Wednesday, January 1, 2014

The Tractate Middoth (BBC) - my thoughts

Yes, I am going to shut up about M.R.James for a bit (soon) and no, this isn't officially a review. I don't review anything very often - certainly not books, unless I happen to love them, because I know how much love and effort goes into writing one, and I can't bear to be critical. 

However, this Christmas brought a great treat for M.R.James fans - an adaptation of The Tractate Middoth, directed by Mark Gatiss and starring Sacha Dhawan and Louise Jameson amongst others. 
At risk of sounding like an MRJ geek, I have to admit that I watched it four times before the BBC removed it from iPlayer this evening... 
Anyway, I'd like to share my thoughts about it and I'd also love to hear what other people thought! (NB Spoilers ahoy.)

I have to say first off that I am quite a traditionalist when it comes to MRJ adaptations. Of the two Oh whistle adaptations, I much prefer the 1968 version with Michael Hordern to the more experimental 2010 version with John Hurt. So I was delighted that The Tractate Middoth adaptation did not deviate substantially from the original story. I have heard some criticism that the story was brought forward to the 1950s but for me this was absolutely not a problem. MRJ himself said in his essay Ghosts, treat them gently! that "It cannot be said too often that the more remote in time the ghost is the harder it is to make him effective, always supposing him to be the ghost of a dead person." The 1950s is a period far enough behind us to have the necessary antique flavour, but not so far in the past that it feels downright historical. I also felt that the ancient university library setting had the prerequisite antiquarian atmosphere. The ghost himself was timeless; in his black cloak he could easily have been Victorian, and indeed Dr. Rant must have been born in that era whether in the original story or in this version.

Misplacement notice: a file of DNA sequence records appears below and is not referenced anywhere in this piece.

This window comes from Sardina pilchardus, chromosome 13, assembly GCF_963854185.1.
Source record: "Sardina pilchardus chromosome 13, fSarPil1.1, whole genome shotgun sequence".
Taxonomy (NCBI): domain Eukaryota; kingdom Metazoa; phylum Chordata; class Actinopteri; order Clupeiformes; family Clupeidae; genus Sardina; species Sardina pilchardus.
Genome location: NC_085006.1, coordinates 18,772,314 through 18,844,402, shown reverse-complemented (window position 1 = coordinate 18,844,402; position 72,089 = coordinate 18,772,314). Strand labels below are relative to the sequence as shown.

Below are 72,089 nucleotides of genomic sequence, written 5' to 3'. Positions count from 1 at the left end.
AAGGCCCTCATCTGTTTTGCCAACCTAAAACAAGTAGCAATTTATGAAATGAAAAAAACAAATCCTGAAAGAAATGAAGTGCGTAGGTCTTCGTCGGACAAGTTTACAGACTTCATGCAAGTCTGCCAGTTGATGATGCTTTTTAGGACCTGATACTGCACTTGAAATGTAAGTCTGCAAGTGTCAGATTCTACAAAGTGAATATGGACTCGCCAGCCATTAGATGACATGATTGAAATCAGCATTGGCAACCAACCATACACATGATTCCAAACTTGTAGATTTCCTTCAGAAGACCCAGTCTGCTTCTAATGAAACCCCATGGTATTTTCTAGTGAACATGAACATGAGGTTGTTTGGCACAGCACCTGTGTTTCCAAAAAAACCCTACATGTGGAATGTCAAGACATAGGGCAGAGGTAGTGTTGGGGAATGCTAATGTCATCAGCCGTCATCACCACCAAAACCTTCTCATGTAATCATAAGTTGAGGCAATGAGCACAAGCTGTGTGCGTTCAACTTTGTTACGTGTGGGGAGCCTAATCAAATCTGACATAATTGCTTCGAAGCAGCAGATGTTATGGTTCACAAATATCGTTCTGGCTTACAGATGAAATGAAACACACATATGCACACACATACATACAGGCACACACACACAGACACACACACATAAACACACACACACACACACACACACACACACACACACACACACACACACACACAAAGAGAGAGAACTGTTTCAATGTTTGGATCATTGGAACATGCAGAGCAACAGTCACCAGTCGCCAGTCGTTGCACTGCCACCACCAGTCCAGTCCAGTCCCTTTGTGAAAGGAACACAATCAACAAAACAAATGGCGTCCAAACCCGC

The other area in which the adaptation deviated noticeably from the original was in the sinister implications of the ending. In the original version, the death of John Eldred ends the appearances of the ghost. William Garrett's promotion to prospective owner of Bretfield Manor, "now in the occupation of his mother-in-law, Mrs. Mary Simpson" is not overshadowed by any threat of future interference by Dr. Rant. I hesitate to say whether this is better or worse than MRJ's ending(!) but it is certainly more modern - the implication of more terrors to come being a staple of the final scene of horror movies. 
It does cast a very different light over the ghost itself. MRJ's Dr. Rant seems to be satisfied with justice having eventually been done, as the terms of the most recent will are applied. In spite of the horrific physical appearance of the ghost, one might infer that he wishes, or is somehow obliged, to see that justice done. The new Dr. Rant, however, seems to be motivated entirely by spite, and his malevolence has no use-by date. This seems rather unfair towards the entirely innocent Mr. Garrett, who can presumably look forward to some further manifestations. 

But what of Mary Simpson and her daughter? I was very interested in the portrayal of those two characters. Much of their dialogue is lifted directly from MRJ's text and so one would not expect to react to them any differently in the adapted version. And yet, and yet... I found them both - well, not actually unsympathetic, but more difficult to like unreservedly in their new incarnation. Mary Simpson expresses, I suppose, feelings that many of us would have about a spiteful will-shaking old relative (even if we didn't express them), but in the original story this is softened somewhat by the revelation that she feels her husband's life was shortened by their poverty. I felt too that the strident 1950s make-up and the knowing glances exchanged by mother and daughter gave a less than warm impression. I wondered whether this was intentional - a counterbalance to the fact that the ghost is clearly not finished with them yet when the story ends. 

I liked the adaptation very much. Of course some details of the original story were changed, but I felt the spirit and flavour of it remained. I thought the ghost was excellent; I thought the hero was sympathetic and "Sniffer" (the library doorkeeper) amusingly and revoltingly realistic. I do hope Mark Gatiss will be directing further Christmas treats! 

Old books: sometimes dangerous.